Bulletin : Frequently Asked Questions about Stroke

According to the Department of Health, diseases of the heart have been the number 1 cause of death in the Philippines since 1993. This is followed closely by diseases of the vascular system. Both are major risk factors leading to the development of stroke. The 3rd week of August is the Brain Attack Awareness Week. The following frequently asked questions about stroke aim to give information about the disease.

Frequently Asked Questions About Stroke

What is stroke?

A stroke is a brain attack. It occurs when a blood vessel, which is carrying oxygen and nutrients to the brain, bursts or is blocked by a clot causing an interruption of the blood supply to a part of the brain. Brain cells in the part of the brain, deprived of blood, die. This affects bodily functions as well as parts of the body that are controlled by the brain region affected by the stroke.  A stroke can also affect mental processes such as how people feel, think, communicate, or learn. A massive stroke can be fatal.

What are the symptoms of stroke?

The person may experience sudden numbness or weakness, especially on one side of the body; sudden confusion or trouble speaking or understanding speech; sudden trouble seeing in one or both eyes; sudden trouble with walking, dizziness, or loss of balance or coordination; or sudden severe headache with no known cause.

Some clues can be used to help a witness recognize if someone had a stroke:

·         Face: Has their face fallen on one side? Can they smile?
·         Arms: Can they raise both arms and keep them there?
·         Speech: Is their speech slurred?

If any of these signs are observed, the patient should be brought to the hospital immediately.

What are the risk factors of stroke?

Some people are at a higher risk of stroke due to other risk factors, which include:

·         high blood pressure 
·         heart diseases known as atrial fibrillation
·         family history of stroke
·         smoking
·         being overweight
·         poor diet
·         diabetes 
·         high cholesterol 
·         physical inactivity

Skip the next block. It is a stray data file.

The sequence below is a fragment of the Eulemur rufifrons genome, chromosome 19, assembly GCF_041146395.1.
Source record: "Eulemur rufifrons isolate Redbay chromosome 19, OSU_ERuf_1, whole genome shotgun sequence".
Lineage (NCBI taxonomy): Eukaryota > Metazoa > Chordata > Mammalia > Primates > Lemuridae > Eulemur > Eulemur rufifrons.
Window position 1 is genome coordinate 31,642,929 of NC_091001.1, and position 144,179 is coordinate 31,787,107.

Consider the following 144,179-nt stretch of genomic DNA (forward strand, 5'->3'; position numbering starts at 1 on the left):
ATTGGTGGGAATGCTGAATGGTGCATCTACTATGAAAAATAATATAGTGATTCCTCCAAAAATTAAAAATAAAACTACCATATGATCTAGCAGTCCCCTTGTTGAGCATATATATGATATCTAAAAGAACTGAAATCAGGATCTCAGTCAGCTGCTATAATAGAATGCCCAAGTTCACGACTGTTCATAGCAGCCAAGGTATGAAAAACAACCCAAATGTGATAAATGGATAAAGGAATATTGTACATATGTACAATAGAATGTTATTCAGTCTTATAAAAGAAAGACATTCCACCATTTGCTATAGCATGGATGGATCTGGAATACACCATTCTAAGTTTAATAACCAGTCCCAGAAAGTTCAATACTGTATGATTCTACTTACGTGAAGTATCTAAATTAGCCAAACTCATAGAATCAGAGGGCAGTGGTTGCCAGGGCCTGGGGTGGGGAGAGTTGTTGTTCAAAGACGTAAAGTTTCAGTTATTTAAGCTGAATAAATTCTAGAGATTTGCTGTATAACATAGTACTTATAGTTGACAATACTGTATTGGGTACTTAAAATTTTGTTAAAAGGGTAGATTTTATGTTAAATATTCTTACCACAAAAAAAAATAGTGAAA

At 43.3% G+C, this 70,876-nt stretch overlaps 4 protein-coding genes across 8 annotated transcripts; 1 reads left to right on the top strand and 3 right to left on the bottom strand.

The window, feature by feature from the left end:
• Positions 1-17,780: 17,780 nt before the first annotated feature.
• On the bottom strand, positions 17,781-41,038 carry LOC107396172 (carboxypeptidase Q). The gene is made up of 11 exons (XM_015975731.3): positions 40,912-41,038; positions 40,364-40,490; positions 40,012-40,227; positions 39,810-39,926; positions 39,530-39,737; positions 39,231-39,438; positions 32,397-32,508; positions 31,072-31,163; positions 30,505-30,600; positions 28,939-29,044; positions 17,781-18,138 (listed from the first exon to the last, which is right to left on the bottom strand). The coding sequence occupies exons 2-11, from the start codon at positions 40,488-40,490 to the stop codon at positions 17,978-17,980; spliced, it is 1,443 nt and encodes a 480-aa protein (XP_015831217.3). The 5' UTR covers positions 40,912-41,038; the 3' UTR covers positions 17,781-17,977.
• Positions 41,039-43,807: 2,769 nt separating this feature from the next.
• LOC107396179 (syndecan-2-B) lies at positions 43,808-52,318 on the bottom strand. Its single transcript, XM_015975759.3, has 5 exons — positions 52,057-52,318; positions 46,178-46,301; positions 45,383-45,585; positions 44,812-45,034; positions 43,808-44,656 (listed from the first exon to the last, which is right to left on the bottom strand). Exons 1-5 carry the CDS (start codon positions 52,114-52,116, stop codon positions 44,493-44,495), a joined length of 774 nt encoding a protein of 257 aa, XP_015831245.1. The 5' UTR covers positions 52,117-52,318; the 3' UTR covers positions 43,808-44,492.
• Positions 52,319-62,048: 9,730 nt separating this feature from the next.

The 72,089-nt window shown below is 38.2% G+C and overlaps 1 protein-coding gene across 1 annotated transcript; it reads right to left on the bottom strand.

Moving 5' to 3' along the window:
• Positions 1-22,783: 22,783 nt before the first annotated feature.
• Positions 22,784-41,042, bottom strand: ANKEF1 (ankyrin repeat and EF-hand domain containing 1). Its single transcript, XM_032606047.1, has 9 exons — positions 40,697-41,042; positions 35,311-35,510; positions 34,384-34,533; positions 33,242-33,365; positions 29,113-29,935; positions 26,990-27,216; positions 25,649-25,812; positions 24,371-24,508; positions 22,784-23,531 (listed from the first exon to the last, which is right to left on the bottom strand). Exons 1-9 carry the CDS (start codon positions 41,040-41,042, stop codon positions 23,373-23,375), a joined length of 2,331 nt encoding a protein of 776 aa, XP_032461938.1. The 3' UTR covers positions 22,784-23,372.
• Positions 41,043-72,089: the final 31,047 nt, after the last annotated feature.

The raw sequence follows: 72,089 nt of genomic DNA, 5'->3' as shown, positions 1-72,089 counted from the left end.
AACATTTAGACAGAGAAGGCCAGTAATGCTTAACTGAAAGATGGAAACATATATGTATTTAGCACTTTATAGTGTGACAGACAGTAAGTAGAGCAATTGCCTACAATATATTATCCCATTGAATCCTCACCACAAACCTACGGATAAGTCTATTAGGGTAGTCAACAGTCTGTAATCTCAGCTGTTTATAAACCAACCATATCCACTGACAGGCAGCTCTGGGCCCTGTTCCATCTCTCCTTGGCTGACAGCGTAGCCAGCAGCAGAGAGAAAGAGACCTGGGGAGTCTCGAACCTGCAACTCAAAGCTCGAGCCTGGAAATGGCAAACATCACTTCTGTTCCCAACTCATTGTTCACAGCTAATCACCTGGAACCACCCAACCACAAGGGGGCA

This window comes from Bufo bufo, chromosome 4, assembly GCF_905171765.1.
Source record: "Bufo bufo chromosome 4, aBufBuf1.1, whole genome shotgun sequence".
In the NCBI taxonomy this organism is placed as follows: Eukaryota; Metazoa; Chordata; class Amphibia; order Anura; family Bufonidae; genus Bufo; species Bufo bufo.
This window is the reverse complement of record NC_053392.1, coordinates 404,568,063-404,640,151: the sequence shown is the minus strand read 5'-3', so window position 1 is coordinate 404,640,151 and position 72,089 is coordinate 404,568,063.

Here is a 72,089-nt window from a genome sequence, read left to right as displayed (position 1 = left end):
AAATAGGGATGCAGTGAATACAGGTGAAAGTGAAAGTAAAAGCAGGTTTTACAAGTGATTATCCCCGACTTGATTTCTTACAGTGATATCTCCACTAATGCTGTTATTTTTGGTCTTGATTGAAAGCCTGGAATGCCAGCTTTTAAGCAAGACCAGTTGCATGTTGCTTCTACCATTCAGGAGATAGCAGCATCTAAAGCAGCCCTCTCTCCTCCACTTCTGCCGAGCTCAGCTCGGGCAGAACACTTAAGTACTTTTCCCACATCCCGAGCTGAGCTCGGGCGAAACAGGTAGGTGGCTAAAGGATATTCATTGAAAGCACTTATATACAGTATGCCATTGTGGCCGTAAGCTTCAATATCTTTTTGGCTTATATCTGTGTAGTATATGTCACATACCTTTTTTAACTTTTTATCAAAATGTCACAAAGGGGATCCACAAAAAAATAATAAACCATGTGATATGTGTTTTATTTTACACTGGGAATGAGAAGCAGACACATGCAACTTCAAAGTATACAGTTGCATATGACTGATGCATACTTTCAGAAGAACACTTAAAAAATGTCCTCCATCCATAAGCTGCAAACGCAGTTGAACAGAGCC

·         too much alcohol

How is stroke managed?

Generally there are three management stages for stroke: prevention, therapy immediately after the stroke, and post-stroke rehabilitation.

a. Prevention aims to address the underlying causes of stroke, such as hypertension, atrial fibrillation, and diabetes.
b. Acute stroke therapies try to stop a stroke while it is happening by quickly dissolving the blood clot causing an ischemic stroke or by stopping the bleeding of a hemorrhagic stroke. This is usually done in the hospital.
c. Post-stroke rehabilitation helps individuals overcome disabilities that result from stroke damage. Drug therapy is the most common treatment for stroke. The most popular classes of drugs used to prevent or treat stroke are those that prevent blood coagulation (anticoagulants or blood thinners) and those that dissolve blood clots (thrombolytics)

What are the effects of a stroke?

The spectrum of the effects of stroke is extensive and may include any of the following:

  • Weakness or lack of movement of leg and/or arm (paralysis) including thinning of muscles
  • Perceptual or visual problems
  • Sensory problems
  • Problems thinking or remembering (cognitive problems)
  • Trouble speaking, understanding, reading or writing
  • Incontinence (poor bladder and anal control)
  • Shoulder pain or arm pain/stiffness
  • Feeling worried or sad
  • Problems controlling  feelings
  • Problems with one’s sexuality

What can be done to reduce the risk for stroke?

Stroke is a leading cause of serious, long-term adult disability. It can also be fatal. Hence it is important to aim at reducing the risk for stroke.

a. Monitor and control  blood pressure to maintain  normal levels
b. Track  cholesterol level
c. Stop smoking
d. Exercise  regularly
e. Manage medical conditions that pose the risk of developing stroke

If you have hypertension or diabetes, which are risk factors of stroke, you can join the Hypertension and Diabetes Program of the University. There are activities that can help you manage your medical condition.

For concerns regarding stroke, visit the Health Services office or you can e-mail: health.care@dlsu.edu.ph.

Thank you.



Contact Information

Medical and Dental Services
Main: Ground Floor, Br. Gabriel Connon Hall
(Student Personnel Services Building)
2401 Taft Avenue, Malate
1004 Manila, Philippines
Tel. Nos.: (63.2) 536.0252; 524.4611 loc. 710
Email: University Clinic